How small cap firms get good news out to investors



Temps de lecture

4 min


Companies with a smaller market capitalization have a tougher time getting investors’ attention, since they lack the communications muscle of bigger firms and don’t get much coverage from analysts or the business press. So instead, as a new study reveals, they pick their shots to make the most of their limited resources, opportunistically utilizing conference calls, press releases and social media to get the word out about positive earnings.

Based upon an interview with Andrei FILIP, a Professor at IÉSEG School of Management, and his paper, “Grabbing Investor Attention with Limited Resources: A Study of Small Cap Firms’ Communication Channels,” co-written with Romain Boulland of ESSEC Business School, Alessandro Ghio of Universite Laval and Luc Paugam of HEC Paris, published in European Accounting Review in August 2023.

The communication challenges of small cap firms

Small cap firms can present a potentially lucrative opportunity for investors to make a bigger-than-usual return for their money, provided that they’re willing to accept higher risk. The problem for those  companies is that they tend to have a tougher time getting investors’ attention, as IÉSEG Professor Andrei FILIP explains.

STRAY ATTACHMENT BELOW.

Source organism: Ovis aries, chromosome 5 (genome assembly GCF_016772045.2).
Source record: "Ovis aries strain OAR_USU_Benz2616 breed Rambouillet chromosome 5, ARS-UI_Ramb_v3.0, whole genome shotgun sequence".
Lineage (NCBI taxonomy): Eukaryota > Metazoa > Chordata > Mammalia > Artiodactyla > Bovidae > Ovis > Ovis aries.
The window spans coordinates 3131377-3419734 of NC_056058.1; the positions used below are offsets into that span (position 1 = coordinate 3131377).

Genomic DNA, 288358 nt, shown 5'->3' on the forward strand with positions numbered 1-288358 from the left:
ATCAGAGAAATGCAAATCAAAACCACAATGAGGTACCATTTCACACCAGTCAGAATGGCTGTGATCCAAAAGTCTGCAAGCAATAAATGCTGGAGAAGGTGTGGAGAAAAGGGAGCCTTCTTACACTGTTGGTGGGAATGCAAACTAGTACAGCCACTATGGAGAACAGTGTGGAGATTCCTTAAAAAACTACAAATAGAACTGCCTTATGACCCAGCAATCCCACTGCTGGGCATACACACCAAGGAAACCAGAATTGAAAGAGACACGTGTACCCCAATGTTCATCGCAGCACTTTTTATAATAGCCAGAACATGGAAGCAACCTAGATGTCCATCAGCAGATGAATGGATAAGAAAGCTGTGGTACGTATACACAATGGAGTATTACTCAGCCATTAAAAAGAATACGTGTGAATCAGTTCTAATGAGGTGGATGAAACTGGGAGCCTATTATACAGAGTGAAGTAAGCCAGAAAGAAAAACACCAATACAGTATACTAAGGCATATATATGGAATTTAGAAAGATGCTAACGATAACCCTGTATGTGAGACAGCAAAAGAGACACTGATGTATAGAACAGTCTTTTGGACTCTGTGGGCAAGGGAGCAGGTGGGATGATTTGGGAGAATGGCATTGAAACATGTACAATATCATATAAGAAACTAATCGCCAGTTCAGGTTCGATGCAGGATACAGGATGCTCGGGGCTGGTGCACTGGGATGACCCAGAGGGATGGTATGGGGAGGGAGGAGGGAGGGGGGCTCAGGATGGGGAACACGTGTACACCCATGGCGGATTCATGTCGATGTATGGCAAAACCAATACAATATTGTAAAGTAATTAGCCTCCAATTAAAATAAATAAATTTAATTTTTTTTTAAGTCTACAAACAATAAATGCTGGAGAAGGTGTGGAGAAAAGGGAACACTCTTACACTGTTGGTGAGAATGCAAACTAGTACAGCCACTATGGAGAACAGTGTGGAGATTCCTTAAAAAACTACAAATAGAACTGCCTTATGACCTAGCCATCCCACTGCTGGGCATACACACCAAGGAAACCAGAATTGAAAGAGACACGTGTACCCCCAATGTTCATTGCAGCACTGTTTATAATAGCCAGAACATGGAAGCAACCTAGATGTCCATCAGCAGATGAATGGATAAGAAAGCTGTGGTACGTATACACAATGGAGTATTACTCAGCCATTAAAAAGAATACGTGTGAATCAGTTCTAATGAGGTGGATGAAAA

“They’re not large, famous firms that everybody’s talking about, the ones that have unlimited resources to communicate with the world,” FILIP says.

When big-name companies have an earnings report to publicize, they can call upon armies of publicists to issue press releases, and then hold conference calls that have little trouble attracting analysts and business reporters. They can amplify those messages across social media as well.

Small-cap firms, in contrast, have a more difficult time affording the cost of investing in multiple communication channels, according to FILIP. So they have to be much more selective.

“These firms need to grab the investors’ attention, because they don’t have the same visibility as big firms that are covered by the news media,” FILIP says. Additionally, the small firms don’t have the luxury of having media specialists create a compelling story for them. Instead, “accounting information is more relevant, because it’s one of the main sources of information about what’s happening in the company,” FILIP says. “It’s much more important, compared to big firms.”

In addition to traditional channels, small cap firms started using social media as an effective communication channel

In their study, FILIP and his colleagues focused on firms listed on the Alternative Investment Market (AIM), a part of the London Stock Exchange, over a five-year period between 2010 and 2015. At the end of that period, AIM included 1,044 micro to small cap firms, with an average market capitalization of 73 million British Pounds.